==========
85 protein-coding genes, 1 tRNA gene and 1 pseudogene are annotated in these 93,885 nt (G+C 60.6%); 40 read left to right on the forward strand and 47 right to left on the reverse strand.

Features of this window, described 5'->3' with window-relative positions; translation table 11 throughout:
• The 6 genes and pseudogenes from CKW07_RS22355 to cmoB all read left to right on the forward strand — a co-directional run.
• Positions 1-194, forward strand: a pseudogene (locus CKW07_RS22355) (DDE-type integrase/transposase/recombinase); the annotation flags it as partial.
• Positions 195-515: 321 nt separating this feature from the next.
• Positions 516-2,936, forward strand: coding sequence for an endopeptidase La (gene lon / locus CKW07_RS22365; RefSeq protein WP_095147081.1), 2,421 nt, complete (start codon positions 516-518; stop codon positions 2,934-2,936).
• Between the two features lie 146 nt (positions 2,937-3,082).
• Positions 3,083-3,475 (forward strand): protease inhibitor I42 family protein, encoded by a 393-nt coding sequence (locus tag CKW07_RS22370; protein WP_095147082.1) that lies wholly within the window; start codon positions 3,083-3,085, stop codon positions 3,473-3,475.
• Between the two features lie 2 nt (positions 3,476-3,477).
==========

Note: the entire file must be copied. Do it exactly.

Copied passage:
85 protein-coding genes, 1 tRNA gene and 1 pseudogene are annotated in these 93,885 nt (G+C 60.6%); 40 read left to right on the forward strand and 47 right to left on the reverse strand.

Features of this window, described 5'->3' with window-relative positions; translation table 11 throughout:
• The 6 genes and pseudogenes from CKW07_RS22355 to cmoB all read left to right on the forward strand — a co-directional run.
• Positions 1-194, forward strand: a pseudogene (locus CKW07_RS22355) (DDE-type integrase/transposase/recombinase); the annotation flags it as partial.
• Positions 195-515: 321 nt separating this feature from the next.
• Positions 516-2,936, forward strand: coding sequence for an endopeptidase La (gene lon / locus CKW07_RS22365; RefSeq protein WP_095147081.1), 2,421 nt, complete (start codon positions 516-518; stop codon positions 2,934-2,936).
• Between the two features lie 146 nt (positions 2,937-3,082).
• Positions 3,083-3,475 (forward strand): protease inhibitor I42 family protein, encoded by a 393-nt coding sequence (locus tag CKW07_RS22370; protein WP_095147082.1) that lies wholly within the window; start codon positions 3,083-3,085, stop codon positions 3,473-3,475.
• Between the two features lie 2 nt (positions 3,476-3,477).